Tuesday, July 9, 2013

Like a Bad Penny, She Always Turns Up...

I always knew it would happen.  I didn’t know how.  I didn’t know when.  But like the fabled bad penny that always turns up again, I knew it was just a matter of time before I would run into CB somewhere.  For years, I've taken a second look anytime I've seen a woman of her build and coloring walking down the street.  I'm not exactly sure what I expected.  That she'd be the (well-dressed and well-coiffed) bag lady that she always feared she'd become?  That I'd take another marketing job for a bank -- and she'd be there?  That she'd have an affair with the husband of a friend or acquaintance?  I'll tell you what I didn't expect: that I would run into her outside of my apartment building and find out that she has lived here for more than a year.  Amazingly, though, it's this last option that seems to be true.

A little background: my 12-year-old son has wanted a dog his whole life.  One of his first three words was “dog.”  His favorite toy as a baby was a stuffed Labrador retriever (it went everywhere with him for years - I don't think there is a photo of him as a toddler that doesn't include her).  He long considered Jenny, my sister’s Chocolate Lab, his favorite cousin -- he would tell about visiting her with the same enthusiasm that most kids his age reserve for a trip to Disneyland.  By the time he was four, we had the full collection of Scooby-Doo dvds (and do you know how many of those suckers there are?!).  Every Christmas and at every birthday, he’d make the inevitable request, and DH and I would always turn him down: he had to wait to have a dog until he was old enough to walk his puppy around the neighborhood himself.  When he was little, it seemed like the perfect solution.  We didn’t need to break his precious heart by telling him “no” – we just had to encourage him to have patience.  

Well here’s the thing: kids grow up a lot faster than we expect them to and so suddenly last summer, we found ourselves with a persistent pre-teen who insisted that we make good on our promise.  He argued that if the NYC Dept. of Education expects 6th graders to get to school by themselves (and it’s true – he is no longer eligible for the yellow school bus for his 2-mile journey to school, he was simply handed a MetroCard instead), that is certainly proof that he’s old enough to travel around town by himself.  Yet another reason to hate the DOE!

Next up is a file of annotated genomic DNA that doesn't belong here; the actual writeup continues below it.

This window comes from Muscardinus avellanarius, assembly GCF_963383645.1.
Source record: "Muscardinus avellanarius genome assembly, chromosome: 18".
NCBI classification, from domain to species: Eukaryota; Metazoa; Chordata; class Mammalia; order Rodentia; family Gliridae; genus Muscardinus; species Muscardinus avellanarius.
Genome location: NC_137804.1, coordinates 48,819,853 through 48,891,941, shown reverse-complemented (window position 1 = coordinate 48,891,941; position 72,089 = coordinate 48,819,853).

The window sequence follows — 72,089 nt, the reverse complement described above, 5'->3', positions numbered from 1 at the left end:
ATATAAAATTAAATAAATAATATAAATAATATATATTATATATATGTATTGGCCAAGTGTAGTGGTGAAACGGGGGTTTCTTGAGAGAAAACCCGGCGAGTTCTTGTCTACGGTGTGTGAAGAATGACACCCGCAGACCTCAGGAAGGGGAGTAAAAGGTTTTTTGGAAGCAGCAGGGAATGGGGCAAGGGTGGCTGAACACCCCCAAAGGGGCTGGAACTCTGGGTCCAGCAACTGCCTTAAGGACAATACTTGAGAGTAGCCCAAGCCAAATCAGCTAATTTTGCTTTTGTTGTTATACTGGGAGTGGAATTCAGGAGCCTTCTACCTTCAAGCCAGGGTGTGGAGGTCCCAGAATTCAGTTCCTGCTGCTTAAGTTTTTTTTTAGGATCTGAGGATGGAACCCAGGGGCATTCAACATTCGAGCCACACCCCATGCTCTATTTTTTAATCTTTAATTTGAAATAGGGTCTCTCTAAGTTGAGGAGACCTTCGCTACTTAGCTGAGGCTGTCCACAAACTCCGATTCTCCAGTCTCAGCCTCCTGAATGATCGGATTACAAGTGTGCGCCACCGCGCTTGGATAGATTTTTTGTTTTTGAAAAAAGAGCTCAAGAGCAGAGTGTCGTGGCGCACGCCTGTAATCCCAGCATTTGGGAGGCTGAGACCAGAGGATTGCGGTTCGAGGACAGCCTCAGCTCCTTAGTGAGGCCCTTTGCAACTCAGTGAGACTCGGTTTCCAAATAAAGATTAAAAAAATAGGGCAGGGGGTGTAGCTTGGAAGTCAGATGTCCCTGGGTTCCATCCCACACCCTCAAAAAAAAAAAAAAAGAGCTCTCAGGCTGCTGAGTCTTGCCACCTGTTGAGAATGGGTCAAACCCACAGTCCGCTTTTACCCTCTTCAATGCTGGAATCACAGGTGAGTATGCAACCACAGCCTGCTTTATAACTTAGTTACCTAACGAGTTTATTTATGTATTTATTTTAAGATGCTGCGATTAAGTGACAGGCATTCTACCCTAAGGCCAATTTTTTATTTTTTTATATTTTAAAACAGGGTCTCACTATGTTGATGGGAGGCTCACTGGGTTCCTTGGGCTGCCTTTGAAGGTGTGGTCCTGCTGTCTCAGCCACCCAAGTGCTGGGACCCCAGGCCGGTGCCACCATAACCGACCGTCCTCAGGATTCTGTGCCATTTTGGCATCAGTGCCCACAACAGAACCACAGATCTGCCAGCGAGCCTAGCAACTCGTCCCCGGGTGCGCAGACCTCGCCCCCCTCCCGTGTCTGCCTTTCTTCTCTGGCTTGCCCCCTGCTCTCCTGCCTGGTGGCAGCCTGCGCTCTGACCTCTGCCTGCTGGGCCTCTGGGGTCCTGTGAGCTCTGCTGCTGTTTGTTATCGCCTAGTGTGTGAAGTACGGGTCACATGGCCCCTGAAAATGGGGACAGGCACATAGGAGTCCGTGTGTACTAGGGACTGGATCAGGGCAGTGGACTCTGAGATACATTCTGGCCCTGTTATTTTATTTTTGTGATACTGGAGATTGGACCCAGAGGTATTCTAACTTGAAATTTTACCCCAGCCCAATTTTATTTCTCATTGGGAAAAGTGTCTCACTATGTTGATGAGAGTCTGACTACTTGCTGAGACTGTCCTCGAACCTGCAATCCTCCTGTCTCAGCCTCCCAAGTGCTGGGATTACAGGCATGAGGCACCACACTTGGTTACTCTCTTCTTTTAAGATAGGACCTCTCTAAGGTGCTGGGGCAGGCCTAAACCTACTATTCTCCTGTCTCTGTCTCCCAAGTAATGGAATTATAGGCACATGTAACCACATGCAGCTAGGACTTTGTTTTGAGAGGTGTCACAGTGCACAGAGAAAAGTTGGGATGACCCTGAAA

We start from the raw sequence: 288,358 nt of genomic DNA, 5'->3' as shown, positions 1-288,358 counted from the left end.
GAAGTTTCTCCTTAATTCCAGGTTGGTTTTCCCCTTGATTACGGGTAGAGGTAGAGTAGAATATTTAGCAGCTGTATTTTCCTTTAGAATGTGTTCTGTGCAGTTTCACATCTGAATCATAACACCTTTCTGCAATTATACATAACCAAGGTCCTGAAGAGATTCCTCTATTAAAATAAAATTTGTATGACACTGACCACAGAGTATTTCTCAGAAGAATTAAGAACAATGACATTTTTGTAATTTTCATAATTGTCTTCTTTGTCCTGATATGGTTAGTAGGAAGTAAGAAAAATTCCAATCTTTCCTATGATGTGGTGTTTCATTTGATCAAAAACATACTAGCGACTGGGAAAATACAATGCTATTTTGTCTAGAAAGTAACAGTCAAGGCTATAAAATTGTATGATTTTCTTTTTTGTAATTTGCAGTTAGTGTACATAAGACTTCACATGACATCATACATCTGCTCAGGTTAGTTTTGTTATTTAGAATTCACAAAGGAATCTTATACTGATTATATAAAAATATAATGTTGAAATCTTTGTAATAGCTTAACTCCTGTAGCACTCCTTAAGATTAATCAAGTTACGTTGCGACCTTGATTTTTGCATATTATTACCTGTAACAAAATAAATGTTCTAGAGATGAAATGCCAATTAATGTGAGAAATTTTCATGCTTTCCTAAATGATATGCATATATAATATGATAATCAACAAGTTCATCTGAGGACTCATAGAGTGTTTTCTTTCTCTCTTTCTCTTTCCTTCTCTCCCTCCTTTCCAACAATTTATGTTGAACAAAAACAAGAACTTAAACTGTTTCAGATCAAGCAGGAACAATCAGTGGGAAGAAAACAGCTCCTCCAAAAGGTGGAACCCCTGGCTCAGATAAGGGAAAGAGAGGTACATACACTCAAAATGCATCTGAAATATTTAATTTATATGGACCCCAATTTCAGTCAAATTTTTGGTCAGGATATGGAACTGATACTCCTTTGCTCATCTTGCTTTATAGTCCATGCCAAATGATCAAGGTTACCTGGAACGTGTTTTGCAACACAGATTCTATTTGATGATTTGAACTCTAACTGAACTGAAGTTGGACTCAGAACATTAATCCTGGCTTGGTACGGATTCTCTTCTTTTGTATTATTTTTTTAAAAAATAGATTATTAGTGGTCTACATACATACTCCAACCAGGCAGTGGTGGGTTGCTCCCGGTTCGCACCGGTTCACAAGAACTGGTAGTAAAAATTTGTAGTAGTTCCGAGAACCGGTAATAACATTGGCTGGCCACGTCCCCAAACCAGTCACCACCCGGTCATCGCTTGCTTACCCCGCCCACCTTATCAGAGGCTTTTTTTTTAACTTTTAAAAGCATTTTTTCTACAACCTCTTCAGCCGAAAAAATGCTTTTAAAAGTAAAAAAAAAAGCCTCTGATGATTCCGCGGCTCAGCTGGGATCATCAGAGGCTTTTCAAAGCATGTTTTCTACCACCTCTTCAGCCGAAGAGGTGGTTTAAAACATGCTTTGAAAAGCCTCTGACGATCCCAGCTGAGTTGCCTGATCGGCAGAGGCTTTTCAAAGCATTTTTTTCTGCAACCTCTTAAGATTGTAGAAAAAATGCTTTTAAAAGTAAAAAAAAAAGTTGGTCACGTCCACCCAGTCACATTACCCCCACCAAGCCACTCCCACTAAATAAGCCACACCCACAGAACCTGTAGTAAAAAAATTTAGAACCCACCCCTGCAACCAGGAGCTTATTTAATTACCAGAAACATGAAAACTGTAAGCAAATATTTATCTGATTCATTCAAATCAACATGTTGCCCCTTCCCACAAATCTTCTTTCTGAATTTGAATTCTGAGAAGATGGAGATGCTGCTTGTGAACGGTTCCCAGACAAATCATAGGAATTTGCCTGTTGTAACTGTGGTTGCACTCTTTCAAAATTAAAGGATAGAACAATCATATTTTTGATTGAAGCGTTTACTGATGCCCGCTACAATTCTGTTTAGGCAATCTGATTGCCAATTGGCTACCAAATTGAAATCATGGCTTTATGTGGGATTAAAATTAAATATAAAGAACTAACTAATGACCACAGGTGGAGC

A complicating factor is that DH is allergic to dogs.  My son, however, was well-prepared for this with a long list of breeds that are said to be hypoallergenic.  DH did some online research about these breeds (looking for some that aren't too big or small, are easy to train, friendly, etc.) and decided we should get a Goldendoodle.  Within a few weeks, we had a new member of the family.

I think we all know what comes next.  Despite my son's assurances that he'd take full responsibility for the dog, walking him, feeding him, and so forth, the bulk of the puppy care quickly fell to me.  And so it was that I found myself walking around the neighborhood at all hours of the day and night for six weeks or so last summer as little goldie was housebroken.  I guess that it took this situation -- me being out of my usual schedule -- finally to run into CB.

Not surprisingly, given her devotion to her terrier so many years ago, it was the pup, not me, that she noticed first.  She was with her beau (another married man?  clearly they live together) when we met.  After she oohed and aahed over the puppy (everyone does; she's hardly alone in this - it is rare for me to take him for a walk and not have someone comment about how adorable he is), I said something about it being nice to see her again.  She looks largely the same -- and apparently is still not working.  She said something about dabbling in real estate for a while but that now "we" are retired.

I've seen her one other time in the mail room, and then again today at the cash machine.  Amazing that we know each other, live in the same building, and yet run across each other so infrequently. But then, I'm not complaining about that!

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